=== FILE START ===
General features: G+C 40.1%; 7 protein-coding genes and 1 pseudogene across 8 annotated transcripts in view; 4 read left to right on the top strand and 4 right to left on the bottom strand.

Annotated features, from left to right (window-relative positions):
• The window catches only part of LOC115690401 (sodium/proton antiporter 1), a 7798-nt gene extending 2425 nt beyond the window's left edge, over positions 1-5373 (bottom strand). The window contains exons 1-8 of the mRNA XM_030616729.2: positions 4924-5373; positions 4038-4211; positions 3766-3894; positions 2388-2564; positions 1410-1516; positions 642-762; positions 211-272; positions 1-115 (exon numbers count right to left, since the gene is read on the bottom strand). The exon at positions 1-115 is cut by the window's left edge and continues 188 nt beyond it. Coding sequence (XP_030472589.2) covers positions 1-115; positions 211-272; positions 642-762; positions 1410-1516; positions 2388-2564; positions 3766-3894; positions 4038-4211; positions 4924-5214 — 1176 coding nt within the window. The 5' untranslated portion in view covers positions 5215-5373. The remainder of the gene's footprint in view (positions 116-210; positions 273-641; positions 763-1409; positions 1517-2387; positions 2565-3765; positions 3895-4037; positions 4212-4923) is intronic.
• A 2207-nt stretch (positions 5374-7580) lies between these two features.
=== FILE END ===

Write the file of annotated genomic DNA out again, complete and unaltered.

General features: G+C 40.1%; 7 protein-coding genes and 1 pseudogene across 8 annotated transcripts in view; 4 read left to right on the top strand and 4 right to left on the bottom strand.

Annotated features, from left to right (window-relative positions):
• The window catches only part of LOC115690401 (sodium/proton antiporter 1), a 7798-nt gene extending 2425 nt beyond the window's left edge, over positions 1-5373 (bottom strand). The window contains exons 1-8 of the mRNA XM_030616729.2: positions 4924-5373; positions 4038-4211; positions 3766-3894; positions 2388-2564; positions 1410-1516; positions 642-762; positions 211-272; positions 1-115 (exon numbers count right to left, since the gene is read on the bottom strand). The exon at positions 1-115 is cut by the window's left edge and continues 188 nt beyond it. Coding sequence (XP_030472589.2) covers positions 1-115; positions 211-272; positions 642-762; positions 1410-1516; positions 2388-2564; positions 3766-3894; positions 4038-4211; positions 4924-5214 — 1176 coding nt within the window. The 5' untranslated portion in view covers positions 5215-5373. The remainder of the gene's footprint in view (positions 116-210; positions 273-641; positions 763-1409; positions 1517-2387; positions 2565-3765; positions 3895-4037; positions 4212-4923) is intronic.
• A 2207-nt stretch (positions 5374-7580) lies between these two features.